When the Waiter Brings You a Phone Charger
Wow, this is real? At Jose Garces’ restaurant Volver in Philadelphia, a restaurant critic was offered a cell phone charger on a silver platter between courses. Seriously. Apparently, “A lot of people like to Instagram while they’re here, and we wouldn’t want you to run out of power,” according to the waiter. The critic interprets this action as encouraging sharing on social media, but my first reaction is that it sounds like some sort of art project or social statement. Also, do people use it? Because I’d suddenly feel very uncomfortable… almost as if the waiter was calling me out for using my phone during a dinner that runs $500/person. Huh.
- Alexis Madrigal of The Atlantic (who is the best) reports on the history of the restaurant reservation: where they come from, why we use them, and how we’ve arrived at our current pay-for-play quandary.
- Rebecca Flint Marx reports on the complicated relationship between chefs and Yelpers in San Francisco Magazine. This is a great piece.
Service I Didn’t Know I Needed: Trippy
I’m currently en vacances in France where I managed to discover my new favorite site. It’s called Trippy and it’s great for planning travel — especially, in my opinion, to find great restaurants at which to dine while traveling. It works a lot like Quora; users ask and answer specific travel-related questions. During the sign-up process, you’re prompted to enter both places you’d like to visit and places you know well (your hometown and places you visit frequently.) Locations are broad (like “Paris”) to super-specific (“Mission District, San Francisco”). This tech isn’t exactly groundbreaking, but it is nice to have dedicated space to ask advice when planning your trip versus, say, blasing every one of your Facebook friends and Twitter followers asking for restaurant suggestions. (I am v. guilty of this.) Of course, this is a natural fit for chefs and restaurants — (my favorite) Anthony Bourdain gives suggestions, even.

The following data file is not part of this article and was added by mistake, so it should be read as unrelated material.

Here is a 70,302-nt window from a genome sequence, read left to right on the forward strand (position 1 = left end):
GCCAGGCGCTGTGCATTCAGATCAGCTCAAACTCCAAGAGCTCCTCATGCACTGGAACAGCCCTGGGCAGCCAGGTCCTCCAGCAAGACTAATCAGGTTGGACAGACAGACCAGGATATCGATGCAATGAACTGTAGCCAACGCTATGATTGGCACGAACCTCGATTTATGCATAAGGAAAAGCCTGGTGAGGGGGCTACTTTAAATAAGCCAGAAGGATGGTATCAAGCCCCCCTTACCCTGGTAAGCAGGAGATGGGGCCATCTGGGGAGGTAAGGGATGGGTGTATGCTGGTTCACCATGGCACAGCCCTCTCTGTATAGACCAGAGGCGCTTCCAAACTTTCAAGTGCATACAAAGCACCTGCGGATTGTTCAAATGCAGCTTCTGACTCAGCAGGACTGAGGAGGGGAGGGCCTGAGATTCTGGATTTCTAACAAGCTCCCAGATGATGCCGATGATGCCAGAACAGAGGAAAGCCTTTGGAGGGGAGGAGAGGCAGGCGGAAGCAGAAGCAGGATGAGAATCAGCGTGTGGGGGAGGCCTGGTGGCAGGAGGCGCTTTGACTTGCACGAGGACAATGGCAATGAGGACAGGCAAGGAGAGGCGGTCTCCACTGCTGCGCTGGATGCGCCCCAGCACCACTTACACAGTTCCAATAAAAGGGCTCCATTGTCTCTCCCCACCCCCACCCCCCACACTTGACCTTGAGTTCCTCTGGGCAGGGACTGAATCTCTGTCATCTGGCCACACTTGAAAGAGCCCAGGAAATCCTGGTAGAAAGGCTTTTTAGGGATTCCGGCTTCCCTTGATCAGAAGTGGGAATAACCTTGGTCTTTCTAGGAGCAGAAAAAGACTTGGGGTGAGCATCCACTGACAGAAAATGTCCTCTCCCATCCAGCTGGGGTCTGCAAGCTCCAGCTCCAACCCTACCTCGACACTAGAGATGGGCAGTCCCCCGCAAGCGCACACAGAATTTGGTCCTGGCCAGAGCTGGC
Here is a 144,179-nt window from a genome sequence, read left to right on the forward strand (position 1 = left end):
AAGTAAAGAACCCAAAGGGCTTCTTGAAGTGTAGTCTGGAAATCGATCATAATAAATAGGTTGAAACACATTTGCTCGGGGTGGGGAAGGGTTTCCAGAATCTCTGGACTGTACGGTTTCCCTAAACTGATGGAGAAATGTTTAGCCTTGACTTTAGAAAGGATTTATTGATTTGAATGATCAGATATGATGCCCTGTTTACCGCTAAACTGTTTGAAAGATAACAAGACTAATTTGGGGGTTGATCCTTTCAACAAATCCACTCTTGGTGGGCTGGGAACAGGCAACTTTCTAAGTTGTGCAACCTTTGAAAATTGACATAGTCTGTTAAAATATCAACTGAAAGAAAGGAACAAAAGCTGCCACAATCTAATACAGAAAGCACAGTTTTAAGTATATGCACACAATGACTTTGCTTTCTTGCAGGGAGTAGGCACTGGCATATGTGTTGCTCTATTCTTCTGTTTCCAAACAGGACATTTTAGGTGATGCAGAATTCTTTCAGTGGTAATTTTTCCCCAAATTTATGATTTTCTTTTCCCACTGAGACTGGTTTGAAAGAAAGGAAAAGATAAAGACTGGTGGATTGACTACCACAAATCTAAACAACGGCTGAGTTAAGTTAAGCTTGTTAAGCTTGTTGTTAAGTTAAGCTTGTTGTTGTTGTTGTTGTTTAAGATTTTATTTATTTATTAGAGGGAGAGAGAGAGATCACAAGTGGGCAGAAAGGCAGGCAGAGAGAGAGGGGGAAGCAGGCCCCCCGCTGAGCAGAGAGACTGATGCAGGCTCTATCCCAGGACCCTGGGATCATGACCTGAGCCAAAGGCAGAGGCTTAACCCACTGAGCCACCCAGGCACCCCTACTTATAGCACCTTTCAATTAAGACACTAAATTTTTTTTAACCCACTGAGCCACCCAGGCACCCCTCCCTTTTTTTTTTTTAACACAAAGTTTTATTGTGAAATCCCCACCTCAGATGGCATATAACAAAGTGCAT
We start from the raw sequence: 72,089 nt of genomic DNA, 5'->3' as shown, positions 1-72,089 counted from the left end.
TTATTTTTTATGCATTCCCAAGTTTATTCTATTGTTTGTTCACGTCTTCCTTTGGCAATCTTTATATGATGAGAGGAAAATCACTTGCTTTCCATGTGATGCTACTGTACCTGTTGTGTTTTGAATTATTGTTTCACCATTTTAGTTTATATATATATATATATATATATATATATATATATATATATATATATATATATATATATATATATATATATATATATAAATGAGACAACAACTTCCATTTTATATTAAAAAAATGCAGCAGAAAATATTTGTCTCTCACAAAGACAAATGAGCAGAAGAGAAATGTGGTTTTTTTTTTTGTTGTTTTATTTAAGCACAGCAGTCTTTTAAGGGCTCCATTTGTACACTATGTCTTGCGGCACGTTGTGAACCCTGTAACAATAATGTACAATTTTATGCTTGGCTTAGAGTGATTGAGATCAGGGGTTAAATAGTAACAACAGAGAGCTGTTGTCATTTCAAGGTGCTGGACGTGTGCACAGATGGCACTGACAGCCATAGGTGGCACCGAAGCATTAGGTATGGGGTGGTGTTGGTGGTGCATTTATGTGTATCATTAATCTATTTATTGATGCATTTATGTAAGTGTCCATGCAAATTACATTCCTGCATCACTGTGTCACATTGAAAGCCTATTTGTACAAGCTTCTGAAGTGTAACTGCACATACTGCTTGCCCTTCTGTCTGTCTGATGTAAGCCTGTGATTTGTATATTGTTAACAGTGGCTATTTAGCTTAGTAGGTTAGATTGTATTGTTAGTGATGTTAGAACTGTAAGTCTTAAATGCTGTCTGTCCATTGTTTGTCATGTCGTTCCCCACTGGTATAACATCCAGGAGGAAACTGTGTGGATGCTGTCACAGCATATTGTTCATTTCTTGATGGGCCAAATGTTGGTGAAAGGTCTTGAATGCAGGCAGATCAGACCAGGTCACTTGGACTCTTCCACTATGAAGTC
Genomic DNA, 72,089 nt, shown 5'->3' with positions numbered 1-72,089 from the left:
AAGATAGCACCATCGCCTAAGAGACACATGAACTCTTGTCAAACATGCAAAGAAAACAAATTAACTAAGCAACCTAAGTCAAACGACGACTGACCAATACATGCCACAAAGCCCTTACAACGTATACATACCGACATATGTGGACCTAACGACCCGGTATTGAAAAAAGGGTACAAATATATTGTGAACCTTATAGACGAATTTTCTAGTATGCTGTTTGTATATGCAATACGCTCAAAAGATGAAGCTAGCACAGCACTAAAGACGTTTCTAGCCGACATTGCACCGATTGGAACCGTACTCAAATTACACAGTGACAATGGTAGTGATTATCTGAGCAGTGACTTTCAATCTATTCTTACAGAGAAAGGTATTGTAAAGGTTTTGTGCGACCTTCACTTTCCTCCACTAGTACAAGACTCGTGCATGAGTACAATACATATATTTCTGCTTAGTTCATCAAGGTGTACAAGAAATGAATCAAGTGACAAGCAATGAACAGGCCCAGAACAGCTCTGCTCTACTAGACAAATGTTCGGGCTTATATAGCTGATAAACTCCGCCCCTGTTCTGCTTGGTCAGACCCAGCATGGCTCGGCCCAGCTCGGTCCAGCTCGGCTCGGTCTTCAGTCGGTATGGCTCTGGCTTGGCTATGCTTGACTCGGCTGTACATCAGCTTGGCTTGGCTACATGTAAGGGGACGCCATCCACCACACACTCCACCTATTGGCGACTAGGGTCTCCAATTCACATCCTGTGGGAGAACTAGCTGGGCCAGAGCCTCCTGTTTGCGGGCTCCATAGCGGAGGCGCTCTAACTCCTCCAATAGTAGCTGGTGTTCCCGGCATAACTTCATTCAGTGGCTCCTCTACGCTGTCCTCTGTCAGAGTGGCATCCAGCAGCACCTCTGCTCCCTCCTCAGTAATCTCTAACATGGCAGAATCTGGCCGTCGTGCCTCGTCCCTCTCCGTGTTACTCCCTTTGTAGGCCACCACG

Drones: So Hot Right Now
So this is really happening: drones are going to change the way we eat. At least, that’s what one National Geographicwriter says, with a nod to both food delivery (like a flying pizza guy) and “situational awareness,” or using drones to farm, raise livestock, and manage other large-scale food-related tasks. So what do we have to look forward to? Amazon is seriously trying to get its drone delivery system approved by the FAA, which could mean fast, easy food delivery from a six-pack of beer to just-picked produce. The article provides good context around the current state of drone use and where we’re headed — worth a read if you’re into this technology.
Have We Reached Peak Food Startup Funding?
Probably not, but now that the tech+food space is exploding (yay!) it’s going to take more than a good idea to get funding. A WSJ piece sums up the state of the industry, citing $1.1 billion in food-tech investment worldwide so far this year. It also repeats what we already know: we have reached peak food-delivery startup. (But there’s still plenty of room for new innovation!)